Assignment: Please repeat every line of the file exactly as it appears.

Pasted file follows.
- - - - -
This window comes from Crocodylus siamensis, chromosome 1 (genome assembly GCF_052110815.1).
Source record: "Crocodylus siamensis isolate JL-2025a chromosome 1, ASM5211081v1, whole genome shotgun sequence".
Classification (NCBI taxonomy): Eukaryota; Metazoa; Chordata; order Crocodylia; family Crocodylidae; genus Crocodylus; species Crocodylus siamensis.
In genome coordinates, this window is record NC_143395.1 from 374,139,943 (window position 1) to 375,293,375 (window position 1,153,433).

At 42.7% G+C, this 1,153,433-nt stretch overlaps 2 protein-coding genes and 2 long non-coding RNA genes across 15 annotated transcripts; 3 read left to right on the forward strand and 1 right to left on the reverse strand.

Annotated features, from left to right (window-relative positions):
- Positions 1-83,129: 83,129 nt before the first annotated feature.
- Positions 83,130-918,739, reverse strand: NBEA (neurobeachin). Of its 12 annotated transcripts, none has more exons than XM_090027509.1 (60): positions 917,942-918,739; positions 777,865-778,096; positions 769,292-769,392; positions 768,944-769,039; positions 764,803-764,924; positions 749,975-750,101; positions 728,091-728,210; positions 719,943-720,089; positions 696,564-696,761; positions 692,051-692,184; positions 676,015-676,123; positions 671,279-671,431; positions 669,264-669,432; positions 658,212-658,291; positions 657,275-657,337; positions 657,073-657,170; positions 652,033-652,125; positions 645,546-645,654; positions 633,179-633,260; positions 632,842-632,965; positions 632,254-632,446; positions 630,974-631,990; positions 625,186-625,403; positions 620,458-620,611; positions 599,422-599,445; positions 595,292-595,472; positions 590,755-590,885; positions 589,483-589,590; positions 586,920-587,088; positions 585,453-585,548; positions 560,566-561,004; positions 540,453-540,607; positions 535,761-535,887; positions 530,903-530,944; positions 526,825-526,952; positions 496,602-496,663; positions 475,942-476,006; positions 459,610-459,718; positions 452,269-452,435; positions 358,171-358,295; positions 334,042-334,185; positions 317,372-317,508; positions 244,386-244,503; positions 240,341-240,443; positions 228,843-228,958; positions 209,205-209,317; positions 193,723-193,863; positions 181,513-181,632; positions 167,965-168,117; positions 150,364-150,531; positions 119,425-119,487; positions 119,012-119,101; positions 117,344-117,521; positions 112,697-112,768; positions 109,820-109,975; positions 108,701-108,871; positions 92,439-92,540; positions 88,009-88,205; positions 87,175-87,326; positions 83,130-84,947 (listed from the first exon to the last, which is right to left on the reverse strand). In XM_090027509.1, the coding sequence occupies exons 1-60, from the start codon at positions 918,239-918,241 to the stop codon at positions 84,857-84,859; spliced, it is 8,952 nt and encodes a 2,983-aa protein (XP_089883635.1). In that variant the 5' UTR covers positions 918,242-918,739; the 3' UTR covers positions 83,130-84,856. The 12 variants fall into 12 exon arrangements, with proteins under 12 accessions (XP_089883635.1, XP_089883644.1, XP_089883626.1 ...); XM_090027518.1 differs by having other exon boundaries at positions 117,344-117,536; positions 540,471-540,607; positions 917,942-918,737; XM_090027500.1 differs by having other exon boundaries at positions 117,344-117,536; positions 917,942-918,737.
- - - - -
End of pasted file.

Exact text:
This window comes from Crocodylus siamensis, chromosome 1 (genome assembly GCF_052110815.1).
Source record: "Crocodylus siamensis isolate JL-2025a chromosome 1, ASM5211081v1, whole genome shotgun sequence".
Classification (NCBI taxonomy): Eukaryota; Metazoa; Chordata; order Crocodylia; family Crocodylidae; genus Crocodylus; species Crocodylus siamensis.
In genome coordinates, this window is record NC_143395.1 from 374,139,943 (window position 1) to 375,293,375 (window position 1,153,433).

At 42.7% G+C, this 1,153,433-nt stretch overlaps 2 protein-coding genes and 2 long non-coding RNA genes across 15 annotated transcripts; 3 read left to right on the forward strand and 1 right to left on the reverse strand.

Annotated features, from left to right (window-relative positions):
- Positions 1-83,129: 83,129 nt before the first annotated feature.
- Positions 83,130-918,739, reverse strand: NBEA (neurobeachin). Of its 12 annotated transcripts, none has more exons than XM_090027509.1 (60): positions 917,942-918,739; positions 777,865-778,096; positions 769,292-769,392; positions 768,944-769,039; positions 764,803-764,924; positions 749,975-750,101; positions 728,091-728,210; positions 719,943-720,089; positions 696,564-696,761; positions 692,051-692,184; positions 676,015-676,123; positions 671,279-671,431; positions 669,264-669,432; positions 658,212-658,291; positions 657,275-657,337; positions 657,073-657,170; positions 652,033-652,125; positions 645,546-645,654; positions 633,179-633,260; positions 632,842-632,965; positions 632,254-632,446; positions 630,974-631,990; positions 625,186-625,403; positions 620,458-620,611; positions 599,422-599,445; positions 595,292-595,472; positions 590,755-590,885; positions 589,483-589,590; positions 586,920-587,088; positions 585,453-585,548; positions 560,566-561,004; positions 540,453-540,607; positions 535,761-535,887; positions 530,903-530,944; positions 526,825-526,952; positions 496,602-496,663; positions 475,942-476,006; positions 459,610-459,718; positions 452,269-452,435; positions 358,171-358,295; positions 334,042-334,185; positions 317,372-317,508; positions 244,386-244,503; positions 240,341-240,443; positions 228,843-228,958; positions 209,205-209,317; positions 193,723-193,863; positions 181,513-181,632; positions 167,965-168,117; positions 150,364-150,531; positions 119,425-119,487; positions 119,012-119,101; positions 117,344-117,521; positions 112,697-112,768; positions 109,820-109,975; positions 108,701-108,871; positions 92,439-92,540; positions 88,009-88,205; positions 87,175-87,326; positions 83,130-84,947 (listed from the first exon to the last, which is right to left on the reverse strand). In XM_090027509.1, the coding sequence occupies exons 1-60, from the start codon at positions 918,239-918,241 to the stop codon at positions 84,857-84,859; spliced, it is 8,952 nt and encodes a 2,983-aa protein (XP_089883635.1). In that variant the 5' UTR covers positions 918,242-918,739; the 3' UTR covers positions 83,130-84,856. The 12 variants fall into 12 exon arrangements, with proteins under 12 accessions (XP_089883635.1, XP_089883644.1, XP_089883626.1 ...); XM_090027518.1 differs by having other exon boundaries at positions 117,344-117,536; positions 540,471-540,607; positions 917,942-918,737; XM_090027500.1 differs by having other exon boundaries at positions 117,344-117,536; positions 917,942-918,737.